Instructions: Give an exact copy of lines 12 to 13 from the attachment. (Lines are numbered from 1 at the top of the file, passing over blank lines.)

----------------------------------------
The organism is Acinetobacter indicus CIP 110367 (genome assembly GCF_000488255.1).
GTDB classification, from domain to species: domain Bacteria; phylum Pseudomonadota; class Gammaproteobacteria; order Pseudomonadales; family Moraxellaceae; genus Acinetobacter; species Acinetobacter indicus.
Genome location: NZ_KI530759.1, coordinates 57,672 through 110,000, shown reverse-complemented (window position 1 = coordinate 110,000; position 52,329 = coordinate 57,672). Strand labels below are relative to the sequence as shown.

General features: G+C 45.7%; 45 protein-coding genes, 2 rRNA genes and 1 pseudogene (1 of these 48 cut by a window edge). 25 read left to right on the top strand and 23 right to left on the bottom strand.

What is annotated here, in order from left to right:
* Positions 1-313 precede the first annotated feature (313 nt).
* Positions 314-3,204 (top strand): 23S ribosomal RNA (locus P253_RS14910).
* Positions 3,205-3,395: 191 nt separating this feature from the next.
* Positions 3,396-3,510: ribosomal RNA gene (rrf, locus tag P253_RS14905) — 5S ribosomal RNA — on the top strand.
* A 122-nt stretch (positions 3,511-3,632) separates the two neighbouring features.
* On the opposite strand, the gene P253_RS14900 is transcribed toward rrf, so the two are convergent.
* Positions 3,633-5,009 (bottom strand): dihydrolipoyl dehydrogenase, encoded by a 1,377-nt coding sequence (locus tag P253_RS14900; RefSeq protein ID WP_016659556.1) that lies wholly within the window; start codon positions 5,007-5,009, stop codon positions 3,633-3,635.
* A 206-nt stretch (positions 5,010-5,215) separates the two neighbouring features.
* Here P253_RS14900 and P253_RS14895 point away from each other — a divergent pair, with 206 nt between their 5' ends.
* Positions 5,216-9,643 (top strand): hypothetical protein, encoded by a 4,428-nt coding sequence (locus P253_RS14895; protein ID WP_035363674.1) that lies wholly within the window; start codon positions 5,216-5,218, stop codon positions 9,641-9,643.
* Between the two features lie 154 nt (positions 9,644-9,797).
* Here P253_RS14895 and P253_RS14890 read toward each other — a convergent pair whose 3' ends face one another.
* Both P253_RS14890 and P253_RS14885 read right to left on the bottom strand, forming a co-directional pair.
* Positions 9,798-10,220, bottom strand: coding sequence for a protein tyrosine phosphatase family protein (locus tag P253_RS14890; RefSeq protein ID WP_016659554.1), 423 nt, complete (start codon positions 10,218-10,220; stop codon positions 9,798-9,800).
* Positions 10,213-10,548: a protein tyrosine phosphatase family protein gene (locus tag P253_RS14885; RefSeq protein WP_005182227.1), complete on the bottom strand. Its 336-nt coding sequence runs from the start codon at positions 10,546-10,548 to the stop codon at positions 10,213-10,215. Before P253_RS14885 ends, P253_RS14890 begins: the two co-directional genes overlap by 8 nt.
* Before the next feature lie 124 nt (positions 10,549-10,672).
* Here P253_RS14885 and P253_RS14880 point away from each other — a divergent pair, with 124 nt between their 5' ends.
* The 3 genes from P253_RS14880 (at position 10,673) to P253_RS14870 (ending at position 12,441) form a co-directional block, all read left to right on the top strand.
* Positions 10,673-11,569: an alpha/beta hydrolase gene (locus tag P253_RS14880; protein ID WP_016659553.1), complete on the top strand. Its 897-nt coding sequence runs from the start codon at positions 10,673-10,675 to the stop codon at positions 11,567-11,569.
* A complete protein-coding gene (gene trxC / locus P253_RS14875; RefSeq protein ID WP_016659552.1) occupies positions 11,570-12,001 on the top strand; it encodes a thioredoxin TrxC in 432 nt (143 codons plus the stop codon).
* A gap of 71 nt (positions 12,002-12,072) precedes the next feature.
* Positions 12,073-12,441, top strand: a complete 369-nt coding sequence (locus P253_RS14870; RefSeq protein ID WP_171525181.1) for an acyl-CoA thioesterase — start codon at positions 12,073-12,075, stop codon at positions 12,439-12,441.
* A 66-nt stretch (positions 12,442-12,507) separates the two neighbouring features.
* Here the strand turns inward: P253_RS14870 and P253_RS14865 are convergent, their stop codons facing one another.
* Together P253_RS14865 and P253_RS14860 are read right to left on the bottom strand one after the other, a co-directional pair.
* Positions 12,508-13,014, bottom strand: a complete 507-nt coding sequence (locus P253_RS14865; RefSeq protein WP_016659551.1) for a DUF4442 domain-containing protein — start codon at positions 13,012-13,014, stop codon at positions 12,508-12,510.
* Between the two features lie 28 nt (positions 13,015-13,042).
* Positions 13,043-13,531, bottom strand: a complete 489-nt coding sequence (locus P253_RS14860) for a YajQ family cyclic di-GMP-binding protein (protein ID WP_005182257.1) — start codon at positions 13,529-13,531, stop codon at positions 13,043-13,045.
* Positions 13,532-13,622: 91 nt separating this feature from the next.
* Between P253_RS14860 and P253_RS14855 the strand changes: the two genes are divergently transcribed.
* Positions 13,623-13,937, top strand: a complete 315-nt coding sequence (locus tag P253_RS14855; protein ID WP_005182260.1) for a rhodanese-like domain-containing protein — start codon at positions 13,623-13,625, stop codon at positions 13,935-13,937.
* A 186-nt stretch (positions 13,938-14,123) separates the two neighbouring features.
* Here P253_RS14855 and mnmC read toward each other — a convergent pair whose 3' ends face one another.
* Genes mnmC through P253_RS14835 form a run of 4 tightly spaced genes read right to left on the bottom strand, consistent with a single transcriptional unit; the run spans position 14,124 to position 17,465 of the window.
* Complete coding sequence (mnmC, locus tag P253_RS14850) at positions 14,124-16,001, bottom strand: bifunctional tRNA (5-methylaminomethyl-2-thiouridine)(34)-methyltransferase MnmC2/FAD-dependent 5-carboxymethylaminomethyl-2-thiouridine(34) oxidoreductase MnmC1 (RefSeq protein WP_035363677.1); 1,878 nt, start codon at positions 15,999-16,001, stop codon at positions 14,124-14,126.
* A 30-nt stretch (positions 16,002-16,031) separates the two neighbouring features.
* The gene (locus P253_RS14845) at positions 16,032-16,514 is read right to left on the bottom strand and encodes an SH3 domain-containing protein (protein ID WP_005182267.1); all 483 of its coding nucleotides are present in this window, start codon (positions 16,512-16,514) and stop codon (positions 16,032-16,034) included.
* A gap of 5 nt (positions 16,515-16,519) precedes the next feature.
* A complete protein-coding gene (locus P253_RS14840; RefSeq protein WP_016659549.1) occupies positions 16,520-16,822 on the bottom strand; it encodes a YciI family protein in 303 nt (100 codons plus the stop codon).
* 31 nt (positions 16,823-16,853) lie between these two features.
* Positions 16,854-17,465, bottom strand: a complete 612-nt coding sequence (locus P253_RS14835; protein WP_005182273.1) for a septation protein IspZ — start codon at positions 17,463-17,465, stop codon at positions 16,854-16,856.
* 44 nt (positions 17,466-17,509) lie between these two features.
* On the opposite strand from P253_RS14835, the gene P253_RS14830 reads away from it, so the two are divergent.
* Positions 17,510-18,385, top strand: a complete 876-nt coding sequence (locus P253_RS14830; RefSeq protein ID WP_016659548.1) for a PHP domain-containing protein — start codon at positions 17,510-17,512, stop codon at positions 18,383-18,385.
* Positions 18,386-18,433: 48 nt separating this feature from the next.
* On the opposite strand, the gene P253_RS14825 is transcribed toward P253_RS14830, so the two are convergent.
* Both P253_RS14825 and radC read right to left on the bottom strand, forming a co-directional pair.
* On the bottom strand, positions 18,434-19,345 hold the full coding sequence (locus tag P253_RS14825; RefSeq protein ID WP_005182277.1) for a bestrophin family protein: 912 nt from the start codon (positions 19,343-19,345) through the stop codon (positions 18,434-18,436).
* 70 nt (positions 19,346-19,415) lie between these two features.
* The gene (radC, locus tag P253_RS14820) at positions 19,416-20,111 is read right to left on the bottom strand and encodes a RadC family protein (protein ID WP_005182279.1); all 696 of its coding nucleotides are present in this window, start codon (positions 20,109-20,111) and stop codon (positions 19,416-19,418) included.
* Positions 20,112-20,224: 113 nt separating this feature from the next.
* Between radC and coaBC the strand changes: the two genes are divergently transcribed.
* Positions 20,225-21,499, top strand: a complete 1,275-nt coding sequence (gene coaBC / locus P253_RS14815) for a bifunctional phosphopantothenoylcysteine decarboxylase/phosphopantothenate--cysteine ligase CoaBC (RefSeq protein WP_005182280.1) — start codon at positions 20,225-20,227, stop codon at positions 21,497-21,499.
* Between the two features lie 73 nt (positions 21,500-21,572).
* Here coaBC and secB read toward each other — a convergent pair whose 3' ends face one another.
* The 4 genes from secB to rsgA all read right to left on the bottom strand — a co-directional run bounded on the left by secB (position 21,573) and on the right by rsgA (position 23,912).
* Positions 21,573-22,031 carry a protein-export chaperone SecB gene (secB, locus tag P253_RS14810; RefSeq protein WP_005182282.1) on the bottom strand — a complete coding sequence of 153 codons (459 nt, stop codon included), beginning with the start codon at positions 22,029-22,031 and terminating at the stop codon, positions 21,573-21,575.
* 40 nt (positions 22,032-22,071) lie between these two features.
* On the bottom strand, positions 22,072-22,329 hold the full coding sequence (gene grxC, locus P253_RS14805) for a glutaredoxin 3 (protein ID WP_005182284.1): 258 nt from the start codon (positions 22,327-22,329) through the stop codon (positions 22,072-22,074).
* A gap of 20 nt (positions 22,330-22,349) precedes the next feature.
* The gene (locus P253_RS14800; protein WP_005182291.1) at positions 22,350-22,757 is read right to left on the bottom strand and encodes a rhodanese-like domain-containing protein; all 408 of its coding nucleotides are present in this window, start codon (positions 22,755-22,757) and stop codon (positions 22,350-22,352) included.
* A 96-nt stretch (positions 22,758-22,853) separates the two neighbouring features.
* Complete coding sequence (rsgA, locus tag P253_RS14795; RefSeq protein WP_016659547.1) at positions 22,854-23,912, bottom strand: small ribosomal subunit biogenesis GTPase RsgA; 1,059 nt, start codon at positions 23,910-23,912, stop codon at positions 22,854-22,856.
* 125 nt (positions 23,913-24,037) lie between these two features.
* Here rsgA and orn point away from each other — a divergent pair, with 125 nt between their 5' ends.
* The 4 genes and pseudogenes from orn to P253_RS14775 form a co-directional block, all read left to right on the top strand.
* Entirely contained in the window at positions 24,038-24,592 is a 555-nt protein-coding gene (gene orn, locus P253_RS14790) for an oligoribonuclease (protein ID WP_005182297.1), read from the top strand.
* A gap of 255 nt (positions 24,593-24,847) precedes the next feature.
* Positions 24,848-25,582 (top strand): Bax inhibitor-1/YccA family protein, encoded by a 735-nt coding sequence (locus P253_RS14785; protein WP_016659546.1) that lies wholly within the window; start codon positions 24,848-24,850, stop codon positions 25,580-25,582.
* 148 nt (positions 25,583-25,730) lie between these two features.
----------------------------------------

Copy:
* Positions 3,633-5,009 (bottom strand): dihydrolipoyl dehydrogenase, encoded by a 1,377-nt coding sequence (locus tag P253_RS14900; RefSeq protein ID WP_016659556.1) that lies wholly within the window; start codon positions 5,007-5,009, stop codon positions 3,633-3,635.
* A 206-nt stretch (positions 5,010-5,215) separates the two neighbouring features.